The Hypodontia/Cancer Connection
Emily's smile makeover was enough to help her evolve from shrinking violet to the life of the party. Despite the new sense of confidence she has reached, she is cautioned to seek regular screenings for ovarian cancer as hypodontia is considered to be a marker for the condition.
Research conducted by the University of Kentucky (Lexington) and published in the Journal of the American Dental Association (February, 2008, 139 (2): 163â€“9) unearthed the connection. The research suggests that EOC patients are more than eight times as likely to have hypodontia than women not inflicted with the disease.
Despite how rare hypodontia is, women need to be especially cautious if they note problems in their tooth development because of the cancer connection. Unfortunately, that affliction is not the only dental woes that women may subjected to over time.
The fairer sex is also at risk for developing Temporomandibular Joint Syndrome, (TMJ). That problem is a "...complex condition that affects the joint connecting your lower jaw to your skull," (1-800-DENTIST). Once those connections become compromised because of trauma, bruxism, arthritis or teeth clenching the pain can make it difficult to chew, can cause neck and headaches and other discomfort. Of all TMJ sufferers, 90 percent are women. Additional dental problems associated with women include burning mouth syndrome and pregnancy gingivitis.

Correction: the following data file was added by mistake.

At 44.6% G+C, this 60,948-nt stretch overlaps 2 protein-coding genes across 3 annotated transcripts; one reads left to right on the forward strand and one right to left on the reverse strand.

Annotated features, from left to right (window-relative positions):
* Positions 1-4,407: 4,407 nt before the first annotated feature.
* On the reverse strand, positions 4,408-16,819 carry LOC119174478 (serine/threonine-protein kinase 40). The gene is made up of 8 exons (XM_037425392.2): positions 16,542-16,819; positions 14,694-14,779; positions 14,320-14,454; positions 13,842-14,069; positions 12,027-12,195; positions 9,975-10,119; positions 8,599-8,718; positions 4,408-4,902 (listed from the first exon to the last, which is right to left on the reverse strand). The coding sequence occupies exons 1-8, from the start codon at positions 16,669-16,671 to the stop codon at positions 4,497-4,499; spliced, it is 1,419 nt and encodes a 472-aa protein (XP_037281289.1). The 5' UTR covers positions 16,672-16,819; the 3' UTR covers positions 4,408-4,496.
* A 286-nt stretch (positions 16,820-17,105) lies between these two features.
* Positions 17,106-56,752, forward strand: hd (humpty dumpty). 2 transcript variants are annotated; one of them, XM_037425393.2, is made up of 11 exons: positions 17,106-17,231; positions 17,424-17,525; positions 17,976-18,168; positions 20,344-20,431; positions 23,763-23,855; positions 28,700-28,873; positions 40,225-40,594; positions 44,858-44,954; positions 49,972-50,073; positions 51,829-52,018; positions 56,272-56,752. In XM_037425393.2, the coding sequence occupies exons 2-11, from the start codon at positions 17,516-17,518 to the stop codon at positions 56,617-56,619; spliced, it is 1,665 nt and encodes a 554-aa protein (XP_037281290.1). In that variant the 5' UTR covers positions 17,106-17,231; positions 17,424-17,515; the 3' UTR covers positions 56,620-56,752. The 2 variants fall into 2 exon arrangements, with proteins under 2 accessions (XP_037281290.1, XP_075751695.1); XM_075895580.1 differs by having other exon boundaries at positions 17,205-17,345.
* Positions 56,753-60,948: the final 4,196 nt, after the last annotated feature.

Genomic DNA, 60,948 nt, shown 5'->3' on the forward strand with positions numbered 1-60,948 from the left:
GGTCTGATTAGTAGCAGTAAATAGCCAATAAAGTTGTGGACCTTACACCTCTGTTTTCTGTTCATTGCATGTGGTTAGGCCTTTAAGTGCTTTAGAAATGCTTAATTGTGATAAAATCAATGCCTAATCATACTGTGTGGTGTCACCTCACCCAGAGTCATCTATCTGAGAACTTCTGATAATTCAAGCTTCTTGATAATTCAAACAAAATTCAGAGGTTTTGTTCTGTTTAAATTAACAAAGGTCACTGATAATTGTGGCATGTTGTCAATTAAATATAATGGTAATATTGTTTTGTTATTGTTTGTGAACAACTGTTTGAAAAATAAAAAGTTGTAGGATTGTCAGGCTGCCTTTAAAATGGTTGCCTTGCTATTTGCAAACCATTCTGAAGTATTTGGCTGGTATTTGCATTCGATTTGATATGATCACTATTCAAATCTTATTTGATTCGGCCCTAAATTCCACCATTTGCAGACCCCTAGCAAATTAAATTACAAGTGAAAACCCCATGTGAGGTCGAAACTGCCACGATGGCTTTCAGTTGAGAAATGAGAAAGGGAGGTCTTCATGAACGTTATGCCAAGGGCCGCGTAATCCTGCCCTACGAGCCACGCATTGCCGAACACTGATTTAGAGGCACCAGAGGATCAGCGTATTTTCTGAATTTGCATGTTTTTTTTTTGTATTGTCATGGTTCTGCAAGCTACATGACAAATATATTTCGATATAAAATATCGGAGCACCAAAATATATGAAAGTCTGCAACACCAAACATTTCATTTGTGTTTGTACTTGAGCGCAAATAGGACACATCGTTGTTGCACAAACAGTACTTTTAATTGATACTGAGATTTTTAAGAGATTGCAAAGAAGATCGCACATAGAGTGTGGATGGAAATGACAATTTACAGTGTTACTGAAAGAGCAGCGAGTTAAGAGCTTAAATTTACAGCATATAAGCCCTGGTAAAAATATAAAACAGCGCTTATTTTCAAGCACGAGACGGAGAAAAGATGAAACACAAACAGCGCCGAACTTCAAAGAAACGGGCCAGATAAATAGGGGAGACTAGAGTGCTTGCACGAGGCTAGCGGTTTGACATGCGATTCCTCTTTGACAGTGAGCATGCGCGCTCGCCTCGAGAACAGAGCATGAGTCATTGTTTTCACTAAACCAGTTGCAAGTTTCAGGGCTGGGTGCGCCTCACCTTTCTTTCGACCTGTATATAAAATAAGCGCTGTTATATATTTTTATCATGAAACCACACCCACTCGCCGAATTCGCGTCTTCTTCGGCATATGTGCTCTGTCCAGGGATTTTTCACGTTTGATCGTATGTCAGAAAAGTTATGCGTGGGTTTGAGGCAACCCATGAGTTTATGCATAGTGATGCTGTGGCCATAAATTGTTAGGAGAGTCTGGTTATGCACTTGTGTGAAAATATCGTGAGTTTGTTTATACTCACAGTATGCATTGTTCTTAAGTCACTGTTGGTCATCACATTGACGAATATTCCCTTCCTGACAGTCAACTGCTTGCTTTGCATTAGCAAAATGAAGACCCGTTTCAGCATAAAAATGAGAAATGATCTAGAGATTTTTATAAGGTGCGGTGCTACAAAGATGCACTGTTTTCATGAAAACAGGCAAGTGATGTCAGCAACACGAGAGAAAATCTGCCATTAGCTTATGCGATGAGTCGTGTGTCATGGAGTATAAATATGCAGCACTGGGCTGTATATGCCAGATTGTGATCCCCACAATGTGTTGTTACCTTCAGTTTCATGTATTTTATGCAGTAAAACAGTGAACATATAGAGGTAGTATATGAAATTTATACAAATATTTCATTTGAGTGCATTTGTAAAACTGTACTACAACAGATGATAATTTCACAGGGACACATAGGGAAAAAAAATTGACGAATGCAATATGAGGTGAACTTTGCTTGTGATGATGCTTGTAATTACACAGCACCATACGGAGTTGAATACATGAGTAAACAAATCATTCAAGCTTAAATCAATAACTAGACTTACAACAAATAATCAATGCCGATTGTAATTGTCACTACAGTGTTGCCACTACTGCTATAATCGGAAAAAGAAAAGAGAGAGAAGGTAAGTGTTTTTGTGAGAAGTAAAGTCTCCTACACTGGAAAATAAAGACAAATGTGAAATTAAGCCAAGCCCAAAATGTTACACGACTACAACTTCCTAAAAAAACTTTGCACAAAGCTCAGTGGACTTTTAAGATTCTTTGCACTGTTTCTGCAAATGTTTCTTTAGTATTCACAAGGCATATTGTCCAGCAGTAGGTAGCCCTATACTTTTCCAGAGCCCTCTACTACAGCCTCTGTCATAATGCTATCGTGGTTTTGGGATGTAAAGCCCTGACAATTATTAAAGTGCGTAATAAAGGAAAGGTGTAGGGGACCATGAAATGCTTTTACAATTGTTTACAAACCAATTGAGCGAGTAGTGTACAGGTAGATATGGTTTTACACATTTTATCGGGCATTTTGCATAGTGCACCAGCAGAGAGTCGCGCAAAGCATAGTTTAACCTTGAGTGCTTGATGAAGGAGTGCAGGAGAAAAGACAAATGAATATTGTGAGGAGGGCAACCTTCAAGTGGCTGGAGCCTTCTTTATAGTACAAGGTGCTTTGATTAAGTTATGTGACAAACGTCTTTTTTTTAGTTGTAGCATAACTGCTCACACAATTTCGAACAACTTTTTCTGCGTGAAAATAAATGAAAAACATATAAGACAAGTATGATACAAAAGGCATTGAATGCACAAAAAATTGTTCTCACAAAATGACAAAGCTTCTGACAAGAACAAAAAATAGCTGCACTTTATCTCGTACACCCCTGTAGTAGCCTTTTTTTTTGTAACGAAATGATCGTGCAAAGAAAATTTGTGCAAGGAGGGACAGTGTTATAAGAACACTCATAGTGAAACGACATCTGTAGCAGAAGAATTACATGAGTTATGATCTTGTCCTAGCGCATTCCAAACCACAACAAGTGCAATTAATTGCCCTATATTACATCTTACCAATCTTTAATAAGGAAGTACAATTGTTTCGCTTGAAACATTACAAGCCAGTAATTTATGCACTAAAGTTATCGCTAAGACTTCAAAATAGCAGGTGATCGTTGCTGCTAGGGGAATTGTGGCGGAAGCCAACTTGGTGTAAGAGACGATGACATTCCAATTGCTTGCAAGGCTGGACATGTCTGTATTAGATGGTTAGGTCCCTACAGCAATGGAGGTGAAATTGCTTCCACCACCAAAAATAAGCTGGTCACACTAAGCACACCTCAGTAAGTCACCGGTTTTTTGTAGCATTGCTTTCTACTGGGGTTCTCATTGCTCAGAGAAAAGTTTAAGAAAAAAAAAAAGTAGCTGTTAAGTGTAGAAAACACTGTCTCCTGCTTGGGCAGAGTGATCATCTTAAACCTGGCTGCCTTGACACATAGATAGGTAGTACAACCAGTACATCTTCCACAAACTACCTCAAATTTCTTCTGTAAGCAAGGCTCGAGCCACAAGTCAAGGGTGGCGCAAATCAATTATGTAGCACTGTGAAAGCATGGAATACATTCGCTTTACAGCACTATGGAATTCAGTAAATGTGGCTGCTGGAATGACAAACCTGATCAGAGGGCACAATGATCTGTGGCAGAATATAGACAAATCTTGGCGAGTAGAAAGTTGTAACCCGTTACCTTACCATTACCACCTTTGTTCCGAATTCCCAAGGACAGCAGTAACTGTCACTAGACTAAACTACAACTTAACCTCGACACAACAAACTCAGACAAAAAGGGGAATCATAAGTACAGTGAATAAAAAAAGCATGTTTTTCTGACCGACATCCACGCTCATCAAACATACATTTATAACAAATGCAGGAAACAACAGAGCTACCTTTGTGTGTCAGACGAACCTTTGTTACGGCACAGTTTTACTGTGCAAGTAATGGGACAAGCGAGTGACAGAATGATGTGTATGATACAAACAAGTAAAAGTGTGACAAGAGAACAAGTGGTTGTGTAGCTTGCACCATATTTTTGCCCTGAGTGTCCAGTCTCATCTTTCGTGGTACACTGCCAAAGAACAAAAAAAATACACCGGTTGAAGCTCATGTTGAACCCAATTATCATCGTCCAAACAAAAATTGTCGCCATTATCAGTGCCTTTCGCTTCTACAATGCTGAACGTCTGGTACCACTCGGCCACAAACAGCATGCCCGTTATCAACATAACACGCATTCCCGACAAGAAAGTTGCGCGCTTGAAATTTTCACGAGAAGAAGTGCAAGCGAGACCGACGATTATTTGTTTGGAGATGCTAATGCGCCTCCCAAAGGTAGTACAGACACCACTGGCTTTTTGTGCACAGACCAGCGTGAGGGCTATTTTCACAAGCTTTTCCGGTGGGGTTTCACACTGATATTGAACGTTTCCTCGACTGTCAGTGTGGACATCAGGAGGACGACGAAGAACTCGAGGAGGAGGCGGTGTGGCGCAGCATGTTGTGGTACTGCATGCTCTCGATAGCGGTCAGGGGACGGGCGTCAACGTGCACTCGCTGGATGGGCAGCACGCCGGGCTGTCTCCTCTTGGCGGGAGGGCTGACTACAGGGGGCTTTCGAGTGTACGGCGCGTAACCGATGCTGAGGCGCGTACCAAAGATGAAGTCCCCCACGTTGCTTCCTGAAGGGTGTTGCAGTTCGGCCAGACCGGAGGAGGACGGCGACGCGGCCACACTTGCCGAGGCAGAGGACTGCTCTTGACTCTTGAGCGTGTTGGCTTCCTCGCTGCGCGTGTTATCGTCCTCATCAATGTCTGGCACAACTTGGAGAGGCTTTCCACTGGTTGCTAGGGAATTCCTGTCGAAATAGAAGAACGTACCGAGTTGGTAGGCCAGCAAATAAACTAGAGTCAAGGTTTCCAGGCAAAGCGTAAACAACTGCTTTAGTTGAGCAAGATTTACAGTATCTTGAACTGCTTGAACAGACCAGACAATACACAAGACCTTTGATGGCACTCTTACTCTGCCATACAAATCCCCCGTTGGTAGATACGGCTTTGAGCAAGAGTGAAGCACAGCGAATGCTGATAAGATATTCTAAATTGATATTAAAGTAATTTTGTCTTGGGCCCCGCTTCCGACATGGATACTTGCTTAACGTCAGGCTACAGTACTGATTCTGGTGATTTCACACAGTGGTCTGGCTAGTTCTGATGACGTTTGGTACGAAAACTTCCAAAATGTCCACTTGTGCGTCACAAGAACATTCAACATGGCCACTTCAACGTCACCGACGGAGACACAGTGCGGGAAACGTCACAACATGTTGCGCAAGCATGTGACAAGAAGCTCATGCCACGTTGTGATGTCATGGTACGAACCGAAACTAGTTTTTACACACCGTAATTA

It is important to note that both genders are at risk for a myriad of dental problems if oral hygiene and regular dental visits are neglected. Dental care starts at home with daily brushing and flossing and eating a healthy diet. The process can only be completed with undergoing dental exams and dental cleanings at least twice annually or more if recommended by a dentist. Individuals looking to find a dentist to help minimize any potential dental problems can count on 1-800-DENTIST to connect them with a great dentist in their area.